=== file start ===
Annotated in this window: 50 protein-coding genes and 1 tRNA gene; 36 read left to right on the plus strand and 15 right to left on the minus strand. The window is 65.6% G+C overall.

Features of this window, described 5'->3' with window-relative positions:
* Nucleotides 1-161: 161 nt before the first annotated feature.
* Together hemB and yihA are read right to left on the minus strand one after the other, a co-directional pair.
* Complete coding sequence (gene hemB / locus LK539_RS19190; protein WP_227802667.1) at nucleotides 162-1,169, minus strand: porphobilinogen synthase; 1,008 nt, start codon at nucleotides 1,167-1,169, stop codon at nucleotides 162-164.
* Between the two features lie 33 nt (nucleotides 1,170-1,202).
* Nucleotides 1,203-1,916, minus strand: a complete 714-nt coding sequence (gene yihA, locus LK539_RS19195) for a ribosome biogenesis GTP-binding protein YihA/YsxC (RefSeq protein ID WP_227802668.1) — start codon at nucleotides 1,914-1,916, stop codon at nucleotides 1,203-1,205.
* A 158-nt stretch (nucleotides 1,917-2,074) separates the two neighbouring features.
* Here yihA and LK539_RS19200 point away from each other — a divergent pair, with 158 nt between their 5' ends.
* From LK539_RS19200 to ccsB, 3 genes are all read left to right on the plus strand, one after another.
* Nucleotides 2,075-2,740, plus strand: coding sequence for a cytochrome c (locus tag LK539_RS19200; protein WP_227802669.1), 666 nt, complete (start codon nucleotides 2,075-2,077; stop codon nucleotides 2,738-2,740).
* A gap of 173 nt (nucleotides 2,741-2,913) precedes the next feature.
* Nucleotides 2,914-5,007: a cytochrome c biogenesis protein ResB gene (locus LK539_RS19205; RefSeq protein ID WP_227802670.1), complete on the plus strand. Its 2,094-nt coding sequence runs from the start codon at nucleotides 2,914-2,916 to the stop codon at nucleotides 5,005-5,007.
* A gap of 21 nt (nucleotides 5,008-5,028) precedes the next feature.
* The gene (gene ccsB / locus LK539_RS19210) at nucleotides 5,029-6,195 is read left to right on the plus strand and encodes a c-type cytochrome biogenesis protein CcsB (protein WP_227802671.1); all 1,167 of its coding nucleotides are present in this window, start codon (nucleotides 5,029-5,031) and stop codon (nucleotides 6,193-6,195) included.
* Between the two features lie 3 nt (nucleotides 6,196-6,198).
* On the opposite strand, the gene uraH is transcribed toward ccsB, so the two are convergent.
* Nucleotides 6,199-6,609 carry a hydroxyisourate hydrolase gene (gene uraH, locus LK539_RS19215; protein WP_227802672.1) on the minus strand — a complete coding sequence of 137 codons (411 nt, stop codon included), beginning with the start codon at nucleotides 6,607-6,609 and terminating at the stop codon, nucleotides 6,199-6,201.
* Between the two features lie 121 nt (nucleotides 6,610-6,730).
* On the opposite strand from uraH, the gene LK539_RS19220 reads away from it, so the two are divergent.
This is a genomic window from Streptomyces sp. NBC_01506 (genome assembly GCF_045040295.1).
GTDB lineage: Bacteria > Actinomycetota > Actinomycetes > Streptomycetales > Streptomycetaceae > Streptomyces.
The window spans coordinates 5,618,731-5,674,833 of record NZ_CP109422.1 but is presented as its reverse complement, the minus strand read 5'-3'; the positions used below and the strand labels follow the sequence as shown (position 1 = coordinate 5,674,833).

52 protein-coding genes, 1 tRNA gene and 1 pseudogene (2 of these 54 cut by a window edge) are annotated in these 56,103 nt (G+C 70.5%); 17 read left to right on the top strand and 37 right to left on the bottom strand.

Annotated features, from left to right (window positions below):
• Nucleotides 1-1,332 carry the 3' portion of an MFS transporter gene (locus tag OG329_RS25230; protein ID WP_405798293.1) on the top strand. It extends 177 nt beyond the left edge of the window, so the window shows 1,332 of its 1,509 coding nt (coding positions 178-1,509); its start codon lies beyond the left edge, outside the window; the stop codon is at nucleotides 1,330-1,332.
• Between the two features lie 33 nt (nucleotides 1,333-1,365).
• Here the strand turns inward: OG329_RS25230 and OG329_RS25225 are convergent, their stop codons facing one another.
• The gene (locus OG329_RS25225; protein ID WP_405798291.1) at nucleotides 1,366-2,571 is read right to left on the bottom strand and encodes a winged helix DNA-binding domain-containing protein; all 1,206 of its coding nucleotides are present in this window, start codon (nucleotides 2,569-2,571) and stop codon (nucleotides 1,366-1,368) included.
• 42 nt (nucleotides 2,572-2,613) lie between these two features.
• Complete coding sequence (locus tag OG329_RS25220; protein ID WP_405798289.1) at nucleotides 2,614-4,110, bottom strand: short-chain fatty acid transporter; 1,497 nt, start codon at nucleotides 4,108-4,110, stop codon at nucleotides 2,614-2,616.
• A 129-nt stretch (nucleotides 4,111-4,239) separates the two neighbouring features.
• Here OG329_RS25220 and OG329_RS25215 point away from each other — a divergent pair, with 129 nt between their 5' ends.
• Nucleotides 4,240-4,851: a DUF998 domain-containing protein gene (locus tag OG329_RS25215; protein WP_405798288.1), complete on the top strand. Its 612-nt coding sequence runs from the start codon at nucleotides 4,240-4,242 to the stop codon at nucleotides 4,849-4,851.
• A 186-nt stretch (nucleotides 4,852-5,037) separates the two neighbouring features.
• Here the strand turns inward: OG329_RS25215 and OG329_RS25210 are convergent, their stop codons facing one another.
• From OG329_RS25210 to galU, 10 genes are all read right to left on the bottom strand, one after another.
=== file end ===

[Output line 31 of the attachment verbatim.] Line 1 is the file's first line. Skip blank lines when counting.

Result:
• Complete coding sequence (locus tag OG329_RS25220; protein ID WP_405798289.1) at nucleotides 2,614-4,110, bottom strand: short-chain fatty acid transporter; 1,497 nt, start codon at nucleotides 4,108-4,110, stop codon at nucleotides 2,614-2,616.